The current reliance on a market based framework is controversial, however, with many prominent environmentalists arguing that a more radical, overarching, approach is needed than a set of specific initiatives, to deal coherently with the scale of the climate change challenge. For an example of the problems, energy efficiency measures may actually increase energy consumption in the absence of a cap on fossil fuel use, as people might drive more efficient cars further and they might sell better. Thus, for example, Aubrey Meyer calls for a 'framework based market' of contraction and convergence examples of which are ideas such as the recent Cap and Share and 'Sky Trust' proposals.

[edit] See also

[edit] References

  1. ^ McCormick, John (2001). Environmental Policy in the European Union. The European Series. Palgrave. p. 21. 
  2. ^ Bührs, Ton; Bartlett, Robert V (1991). Environmental Policy in New Zealand. The Politics of Clean and Green. Oxford University Press. p. 9.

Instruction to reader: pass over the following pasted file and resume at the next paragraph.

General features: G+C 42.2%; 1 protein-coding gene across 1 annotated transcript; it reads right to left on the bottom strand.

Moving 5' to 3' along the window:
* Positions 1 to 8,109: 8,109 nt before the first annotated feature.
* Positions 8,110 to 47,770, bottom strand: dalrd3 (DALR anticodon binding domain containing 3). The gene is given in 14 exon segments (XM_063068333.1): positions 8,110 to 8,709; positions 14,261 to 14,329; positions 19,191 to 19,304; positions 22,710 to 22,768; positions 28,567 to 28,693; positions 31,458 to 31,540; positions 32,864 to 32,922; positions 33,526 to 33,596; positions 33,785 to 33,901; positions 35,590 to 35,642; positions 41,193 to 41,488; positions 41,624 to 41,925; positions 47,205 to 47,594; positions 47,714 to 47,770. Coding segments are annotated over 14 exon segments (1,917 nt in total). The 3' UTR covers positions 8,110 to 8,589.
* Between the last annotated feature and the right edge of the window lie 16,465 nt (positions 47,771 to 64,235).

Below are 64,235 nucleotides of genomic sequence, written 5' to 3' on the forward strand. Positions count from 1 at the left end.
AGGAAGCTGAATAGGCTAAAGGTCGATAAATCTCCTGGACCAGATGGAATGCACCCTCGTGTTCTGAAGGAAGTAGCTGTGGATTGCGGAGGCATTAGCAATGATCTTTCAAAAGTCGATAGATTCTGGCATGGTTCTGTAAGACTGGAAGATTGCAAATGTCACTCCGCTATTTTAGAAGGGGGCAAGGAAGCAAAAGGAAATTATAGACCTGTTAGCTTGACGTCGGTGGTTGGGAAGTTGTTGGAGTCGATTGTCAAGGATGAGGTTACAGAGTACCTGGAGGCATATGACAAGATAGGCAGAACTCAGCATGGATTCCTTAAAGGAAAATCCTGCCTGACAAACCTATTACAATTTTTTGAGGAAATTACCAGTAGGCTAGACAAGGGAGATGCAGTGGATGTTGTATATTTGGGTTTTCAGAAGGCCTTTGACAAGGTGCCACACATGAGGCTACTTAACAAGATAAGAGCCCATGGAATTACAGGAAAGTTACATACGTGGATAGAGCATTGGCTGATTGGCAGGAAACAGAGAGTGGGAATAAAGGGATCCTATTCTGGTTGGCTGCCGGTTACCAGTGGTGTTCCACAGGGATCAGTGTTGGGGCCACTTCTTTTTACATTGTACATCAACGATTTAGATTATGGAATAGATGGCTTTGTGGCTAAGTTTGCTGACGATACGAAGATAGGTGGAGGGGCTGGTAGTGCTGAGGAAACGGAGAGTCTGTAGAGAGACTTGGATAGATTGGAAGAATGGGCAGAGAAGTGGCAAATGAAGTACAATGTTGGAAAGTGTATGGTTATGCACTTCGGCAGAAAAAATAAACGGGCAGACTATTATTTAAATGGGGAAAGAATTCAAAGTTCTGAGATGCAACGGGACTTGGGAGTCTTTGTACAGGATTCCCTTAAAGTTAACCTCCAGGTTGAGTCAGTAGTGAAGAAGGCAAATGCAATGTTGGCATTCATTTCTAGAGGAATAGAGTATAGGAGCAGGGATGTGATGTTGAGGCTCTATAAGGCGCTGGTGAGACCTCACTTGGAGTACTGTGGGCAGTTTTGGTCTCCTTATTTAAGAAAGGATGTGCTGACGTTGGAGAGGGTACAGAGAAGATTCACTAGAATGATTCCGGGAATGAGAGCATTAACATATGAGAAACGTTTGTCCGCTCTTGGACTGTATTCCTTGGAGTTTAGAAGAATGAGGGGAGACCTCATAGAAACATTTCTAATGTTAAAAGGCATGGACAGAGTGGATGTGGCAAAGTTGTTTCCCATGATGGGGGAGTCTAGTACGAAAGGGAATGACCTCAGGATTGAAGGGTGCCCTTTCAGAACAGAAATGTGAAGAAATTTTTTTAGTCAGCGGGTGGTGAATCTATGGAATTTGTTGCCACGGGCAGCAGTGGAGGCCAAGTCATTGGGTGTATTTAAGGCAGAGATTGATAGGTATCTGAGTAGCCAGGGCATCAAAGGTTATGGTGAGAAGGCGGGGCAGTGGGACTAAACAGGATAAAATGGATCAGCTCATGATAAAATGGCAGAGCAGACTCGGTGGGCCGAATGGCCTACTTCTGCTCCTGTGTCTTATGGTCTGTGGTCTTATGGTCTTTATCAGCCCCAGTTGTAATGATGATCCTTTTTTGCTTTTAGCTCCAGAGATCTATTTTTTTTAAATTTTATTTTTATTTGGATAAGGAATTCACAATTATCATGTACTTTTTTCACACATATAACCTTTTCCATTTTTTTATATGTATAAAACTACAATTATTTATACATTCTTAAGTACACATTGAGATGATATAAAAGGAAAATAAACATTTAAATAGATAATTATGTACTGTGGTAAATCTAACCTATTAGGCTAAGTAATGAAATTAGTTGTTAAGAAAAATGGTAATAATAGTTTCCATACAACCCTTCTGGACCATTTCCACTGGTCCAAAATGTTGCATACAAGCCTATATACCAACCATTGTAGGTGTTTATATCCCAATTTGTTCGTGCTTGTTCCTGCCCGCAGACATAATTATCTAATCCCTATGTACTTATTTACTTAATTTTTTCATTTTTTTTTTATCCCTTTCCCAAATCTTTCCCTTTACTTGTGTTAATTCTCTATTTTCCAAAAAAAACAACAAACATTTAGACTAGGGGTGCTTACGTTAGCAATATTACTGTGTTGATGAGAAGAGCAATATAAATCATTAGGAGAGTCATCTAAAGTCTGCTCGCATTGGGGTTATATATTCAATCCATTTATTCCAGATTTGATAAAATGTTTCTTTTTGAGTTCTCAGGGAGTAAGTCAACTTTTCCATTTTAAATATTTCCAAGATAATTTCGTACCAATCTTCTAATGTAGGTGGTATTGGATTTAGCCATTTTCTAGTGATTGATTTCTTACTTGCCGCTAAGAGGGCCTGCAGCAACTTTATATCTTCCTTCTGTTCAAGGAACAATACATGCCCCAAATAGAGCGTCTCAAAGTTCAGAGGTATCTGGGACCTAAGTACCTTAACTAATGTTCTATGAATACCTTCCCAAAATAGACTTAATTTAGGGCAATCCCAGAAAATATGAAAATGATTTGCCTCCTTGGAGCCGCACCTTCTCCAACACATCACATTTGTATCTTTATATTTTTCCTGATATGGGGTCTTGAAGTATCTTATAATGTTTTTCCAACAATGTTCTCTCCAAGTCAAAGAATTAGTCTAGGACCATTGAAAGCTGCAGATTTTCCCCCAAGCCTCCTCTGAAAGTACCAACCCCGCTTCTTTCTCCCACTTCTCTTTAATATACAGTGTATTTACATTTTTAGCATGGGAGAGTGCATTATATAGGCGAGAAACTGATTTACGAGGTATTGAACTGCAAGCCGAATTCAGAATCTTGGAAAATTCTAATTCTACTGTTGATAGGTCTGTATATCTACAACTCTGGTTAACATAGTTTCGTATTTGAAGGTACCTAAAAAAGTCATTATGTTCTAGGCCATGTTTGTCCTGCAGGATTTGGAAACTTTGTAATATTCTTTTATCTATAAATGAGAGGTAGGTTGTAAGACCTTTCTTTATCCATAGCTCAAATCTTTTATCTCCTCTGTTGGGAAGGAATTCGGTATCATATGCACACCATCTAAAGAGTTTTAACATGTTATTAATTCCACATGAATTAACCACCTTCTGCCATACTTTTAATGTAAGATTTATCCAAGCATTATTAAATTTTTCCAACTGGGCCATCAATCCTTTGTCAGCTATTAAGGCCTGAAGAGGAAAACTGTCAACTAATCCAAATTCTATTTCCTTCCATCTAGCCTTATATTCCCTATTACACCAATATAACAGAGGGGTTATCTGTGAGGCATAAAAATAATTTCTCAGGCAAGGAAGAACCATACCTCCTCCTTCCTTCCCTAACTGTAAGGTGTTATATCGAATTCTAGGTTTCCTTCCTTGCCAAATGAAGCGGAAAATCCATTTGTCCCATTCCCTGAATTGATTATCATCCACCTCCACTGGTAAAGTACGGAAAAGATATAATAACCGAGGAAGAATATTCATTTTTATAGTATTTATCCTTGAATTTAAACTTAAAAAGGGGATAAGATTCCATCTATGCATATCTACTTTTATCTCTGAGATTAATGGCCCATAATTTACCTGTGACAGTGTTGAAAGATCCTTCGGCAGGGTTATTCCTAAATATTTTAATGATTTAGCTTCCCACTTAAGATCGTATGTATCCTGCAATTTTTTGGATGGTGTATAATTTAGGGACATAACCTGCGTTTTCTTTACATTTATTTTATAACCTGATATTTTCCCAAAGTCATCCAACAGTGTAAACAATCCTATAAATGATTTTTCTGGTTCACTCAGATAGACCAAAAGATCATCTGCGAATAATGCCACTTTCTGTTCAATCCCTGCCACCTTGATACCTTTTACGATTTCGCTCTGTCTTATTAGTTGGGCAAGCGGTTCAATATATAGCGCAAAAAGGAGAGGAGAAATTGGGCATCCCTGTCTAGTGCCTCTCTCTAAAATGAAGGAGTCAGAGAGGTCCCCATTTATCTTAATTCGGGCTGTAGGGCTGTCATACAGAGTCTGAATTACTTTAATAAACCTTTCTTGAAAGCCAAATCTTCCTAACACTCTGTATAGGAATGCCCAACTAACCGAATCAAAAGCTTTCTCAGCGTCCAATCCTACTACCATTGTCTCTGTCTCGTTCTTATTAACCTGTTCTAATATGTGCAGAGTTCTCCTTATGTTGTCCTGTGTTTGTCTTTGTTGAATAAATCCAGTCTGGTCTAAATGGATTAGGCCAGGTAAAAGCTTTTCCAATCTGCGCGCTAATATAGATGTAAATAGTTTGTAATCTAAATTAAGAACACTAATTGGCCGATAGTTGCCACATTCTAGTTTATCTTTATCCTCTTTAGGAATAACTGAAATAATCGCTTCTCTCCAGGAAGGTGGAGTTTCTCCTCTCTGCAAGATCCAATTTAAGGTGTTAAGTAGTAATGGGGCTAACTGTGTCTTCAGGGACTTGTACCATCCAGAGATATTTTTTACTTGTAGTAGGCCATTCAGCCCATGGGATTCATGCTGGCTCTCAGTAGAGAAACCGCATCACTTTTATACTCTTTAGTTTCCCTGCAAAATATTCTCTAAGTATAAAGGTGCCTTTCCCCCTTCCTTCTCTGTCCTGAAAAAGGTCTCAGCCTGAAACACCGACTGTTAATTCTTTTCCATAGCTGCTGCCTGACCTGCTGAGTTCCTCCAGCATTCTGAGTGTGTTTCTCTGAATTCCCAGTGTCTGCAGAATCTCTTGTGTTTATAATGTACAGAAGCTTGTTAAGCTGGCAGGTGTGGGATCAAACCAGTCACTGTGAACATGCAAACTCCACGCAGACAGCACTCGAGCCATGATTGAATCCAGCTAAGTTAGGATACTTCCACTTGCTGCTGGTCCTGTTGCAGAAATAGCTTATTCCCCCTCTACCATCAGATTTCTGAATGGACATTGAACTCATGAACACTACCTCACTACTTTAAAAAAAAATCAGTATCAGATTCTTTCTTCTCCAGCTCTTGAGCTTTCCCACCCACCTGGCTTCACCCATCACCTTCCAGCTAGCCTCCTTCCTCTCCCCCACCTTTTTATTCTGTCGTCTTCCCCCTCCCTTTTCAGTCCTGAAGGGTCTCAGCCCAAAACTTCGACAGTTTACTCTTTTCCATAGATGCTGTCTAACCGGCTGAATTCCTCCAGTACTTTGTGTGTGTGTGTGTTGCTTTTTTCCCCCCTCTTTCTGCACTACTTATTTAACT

3. ^ Concise Oxford Dictionary, 1995
  4. ^ A major article outlining and analyzing the history of environmental communication policy within the European Union has recently come out in The Information Society, a journal based in the United States. See Mathur, Piyush. "Environmental Communication in the Information Society: The Blueprint from Europe," The Information Society: An International Journal, 25: 2, March 2009 , pages 119 - 138. Accessible: http://www.informaworld.com/smpp/content~content=a909229825~db=all~jumptype=rss
  5. ^ Rushefsky, Mark E. (2002). Public Policy in the United States at the Dawn of the Twenty-first Century (3rd ed.). New York: M.E. Sharpe, Inc.. pp. 253–254. ISBN 978-0765616630. 
  6. ^ http://www.oecd.org/about/0,3347,en_2649_34281_1_1_1_1_1,00.html http://www.oecd.org/about/0,3347,en_2649_34295_1_1_1_1_1,00.html
  7. ^ http://www.oecd.org/about/0,3347, en_2649_34281_1_1_1_1_ 1,00.html
  8. ^ "Instrument Mixes for Environmental Policy" (Paris: OECD Publications, 2007) 15-16.
  9. ^ “Environmental Policies and Instruments,” http://www.oecd.org/department/0,3355,en_2649_34281_1_1_1_1_1,00.html
  10. ^ http://www.economicinstruments.com

[edit] External links